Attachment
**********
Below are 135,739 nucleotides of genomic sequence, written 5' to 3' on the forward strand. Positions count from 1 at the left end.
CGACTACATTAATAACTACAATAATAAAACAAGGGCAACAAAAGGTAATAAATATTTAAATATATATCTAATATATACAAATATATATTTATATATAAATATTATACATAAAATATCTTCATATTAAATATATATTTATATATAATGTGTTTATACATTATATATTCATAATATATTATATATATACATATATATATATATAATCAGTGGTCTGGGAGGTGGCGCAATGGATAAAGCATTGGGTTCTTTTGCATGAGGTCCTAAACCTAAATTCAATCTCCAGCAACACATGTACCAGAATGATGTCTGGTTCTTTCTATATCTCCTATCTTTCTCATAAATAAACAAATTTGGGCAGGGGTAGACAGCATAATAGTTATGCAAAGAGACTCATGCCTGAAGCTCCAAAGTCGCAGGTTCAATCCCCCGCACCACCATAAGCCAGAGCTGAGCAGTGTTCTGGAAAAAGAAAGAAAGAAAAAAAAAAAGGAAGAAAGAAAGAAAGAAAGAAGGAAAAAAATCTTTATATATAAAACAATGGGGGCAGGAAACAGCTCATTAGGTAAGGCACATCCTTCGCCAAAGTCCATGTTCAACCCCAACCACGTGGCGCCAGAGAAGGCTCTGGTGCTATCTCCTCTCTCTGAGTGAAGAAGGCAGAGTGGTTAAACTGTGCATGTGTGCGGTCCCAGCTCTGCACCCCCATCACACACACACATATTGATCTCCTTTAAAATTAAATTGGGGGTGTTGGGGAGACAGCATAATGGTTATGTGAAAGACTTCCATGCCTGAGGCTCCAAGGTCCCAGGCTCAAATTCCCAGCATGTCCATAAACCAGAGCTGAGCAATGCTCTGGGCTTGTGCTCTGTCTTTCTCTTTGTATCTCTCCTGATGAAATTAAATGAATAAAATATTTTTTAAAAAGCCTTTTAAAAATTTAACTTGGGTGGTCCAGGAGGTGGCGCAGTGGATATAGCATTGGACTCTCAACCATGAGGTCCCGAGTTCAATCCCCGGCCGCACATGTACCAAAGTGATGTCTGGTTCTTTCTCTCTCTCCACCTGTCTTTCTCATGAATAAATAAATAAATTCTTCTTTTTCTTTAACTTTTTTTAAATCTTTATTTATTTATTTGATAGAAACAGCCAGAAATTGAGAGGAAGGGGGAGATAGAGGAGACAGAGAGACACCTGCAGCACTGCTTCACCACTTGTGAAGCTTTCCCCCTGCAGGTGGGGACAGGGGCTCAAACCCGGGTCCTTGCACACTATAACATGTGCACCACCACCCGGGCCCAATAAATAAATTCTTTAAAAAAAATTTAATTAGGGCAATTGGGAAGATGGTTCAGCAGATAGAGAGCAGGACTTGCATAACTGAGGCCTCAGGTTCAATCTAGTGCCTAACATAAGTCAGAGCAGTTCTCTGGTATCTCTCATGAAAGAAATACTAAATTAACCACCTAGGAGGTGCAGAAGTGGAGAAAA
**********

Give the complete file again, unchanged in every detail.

Below are 135,739 nucleotides of genomic sequence, written 5' to 3' on the forward strand. Positions count from 1 at the left end.
CGACTACATTAATAACTACAATAATAAAACAAGGGCAACAAAAGGTAATAAATATTTAAATATATATCTAATATATACAAATATATATTTATATATAAATATTATACATAAAATATCTTCATATTAAATATATATTTATATATAATGTGTTTATACATTATATATTCATAATATATTATATATATACATATATATATATATAATCAGTGGTCTGGGAGGTGGCGCAATGGATAAAGCATTGGGTTCTTTTGCATGAGGTCCTAAACCTAAATTCAATCTCCAGCAACACATGTACCAGAATGATGTCTGGTTCTTTCTATATCTCCTATCTTTCTCATAAATAAACAAATTTGGGCAGGGGTAGACAGCATAATAGTTATGCAAAGAGACTCATGCCTGAAGCTCCAAAGTCGCAGGTTCAATCCCCCGCACCACCATAAGCCAGAGCTGAGCAGTGTTCTGGAAAAAGAAAGAAAGAAAAAAAAAAAGGAAGAAAGAAAGAAAGAAAGAAGGAAAAAAATCTTTATATATAAAACAATGGGGGCAGGAAACAGCTCATTAGGTAAGGCACATCCTTCGCCAAAGTCCATGTTCAACCCCAACCACGTGGCGCCAGAGAAGGCTCTGGTGCTATCTCCTCTCTCTGAGTGAAGAAGGCAGAGTGGTTAAACTGTGCATGTGTGCGGTCCCAGCTCTGCACCCCCATCACACACACACATATTGATCTCCTTTAAAATTAAATTGGGGGTGTTGGGGAGACAGCATAATGGTTATGTGAAAGACTTCCATGCCTGAGGCTCCAAGGTCCCAGGCTCAAATTCCCAGCATGTCCATAAACCAGAGCTGAGCAATGCTCTGGGCTTGTGCTCTGTCTTTCTCTTTGTATCTCTCCTGATGAAATTAAATGAATAAAATATTTTTTAAAAAGCCTTTTAAAAATTTAACTTGGGTGGTCCAGGAGGTGGCGCAGTGGATATAGCATTGGACTCTCAACCATGAGGTCCCGAGTTCAATCCCCGGCCGCACATGTACCAAAGTGATGTCTGGTTCTTTCTCTCTCTCCACCTGTCTTTCTCATGAATAAATAAATAAATTCTTCTTTTTCTTTAACTTTTTTTAAATCTTTATTTATTTATTTGATAGAAACAGCCAGAAATTGAGAGGAAGGGGGAGATAGAGGAGACAGAGAGACACCTGCAGCACTGCTTCACCACTTGTGAAGCTTTCCCCCTGCAGGTGGGGACAGGGGCTCAAACCCGGGTCCTTGCACACTATAACATGTGCACCACCACCCGGGCCCAATAAATAAATTCTTTAAAAAAAATTTAATTAGGGCAATTGGGAAGATGGTTCAGCAGATAGAGAGCAGGACTTGCATAACTGAGGCCTCAGGTTCAATCTAGTGCCTAACATAAGTCAGAGCAGTTCTCTGGTATCTCTCATGAAAGAAATACTAAATTAACCACCTAGGAGGTGCAGAAGTGGAGAAAA